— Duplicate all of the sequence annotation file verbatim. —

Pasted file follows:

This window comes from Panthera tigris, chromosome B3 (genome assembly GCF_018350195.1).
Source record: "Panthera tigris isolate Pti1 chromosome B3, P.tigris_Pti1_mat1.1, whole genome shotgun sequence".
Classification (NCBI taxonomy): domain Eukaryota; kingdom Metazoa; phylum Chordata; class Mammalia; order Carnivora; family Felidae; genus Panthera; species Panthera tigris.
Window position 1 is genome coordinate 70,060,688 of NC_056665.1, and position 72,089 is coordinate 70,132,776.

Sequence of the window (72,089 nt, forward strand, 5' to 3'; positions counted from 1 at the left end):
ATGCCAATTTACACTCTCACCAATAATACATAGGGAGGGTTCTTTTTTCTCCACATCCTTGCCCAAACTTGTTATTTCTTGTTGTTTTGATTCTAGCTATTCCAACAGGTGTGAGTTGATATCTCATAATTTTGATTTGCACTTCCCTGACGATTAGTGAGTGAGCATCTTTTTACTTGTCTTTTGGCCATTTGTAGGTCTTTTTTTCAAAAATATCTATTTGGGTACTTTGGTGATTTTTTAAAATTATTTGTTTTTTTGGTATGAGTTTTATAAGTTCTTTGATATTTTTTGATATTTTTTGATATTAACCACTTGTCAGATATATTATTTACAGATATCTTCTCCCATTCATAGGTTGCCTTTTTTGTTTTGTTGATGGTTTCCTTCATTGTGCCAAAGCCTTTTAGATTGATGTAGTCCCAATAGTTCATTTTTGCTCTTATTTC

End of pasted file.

This window comes from Panthera tigris, chromosome B3 (genome assembly GCF_018350195.1).
Source record: "Panthera tigris isolate Pti1 chromosome B3, P.tigris_Pti1_mat1.1, whole genome shotgun sequence".
Classification (NCBI taxonomy): domain Eukaryota; kingdom Metazoa; phylum Chordata; class Mammalia; order Carnivora; family Felidae; genus Panthera; species Panthera tigris.
Window position 1 is genome coordinate 70,060,688 of NC_056665.1, and position 72,089 is coordinate 70,132,776.

Sequence of the window (72,089 nt, forward strand, 5' to 3'; positions counted from 1 at the left end):
ATGCCAATTTACACTCTCACCAATAATACATAGGGAGGGTTCTTTTTTCTCCACATCCTTGCCCAAACTTGTTATTTCTTGTTGTTTTGATTCTAGCTATTCCAACAGGTGTGAGTTGATATCTCATAATTTTGATTTGCACTTCCCTGACGATTAGTGAGTGAGCATCTTTTTACTTGTCTTTTGGCCATTTGTAGGTCTTTTTTTCAAAAATATCTATTTGGGTACTTTGGTGATTTTTTAAAATTATTTGTTTTTTTGGTATGAGTTTTATAAGTTCTTTGATATTTTTTGATATTTTTTGATATTAACCACTTGTCAGATATATTATTTACAGATATCTTCTCCCATTCATAGGTTGCCTTTTTTGTTTTGTTGATGGTTTCCTTCATTGTGCCAAAGCCTTTTAGATTGATGTAGTCCCAATAGTTCATTTTTGCTCTTATTTC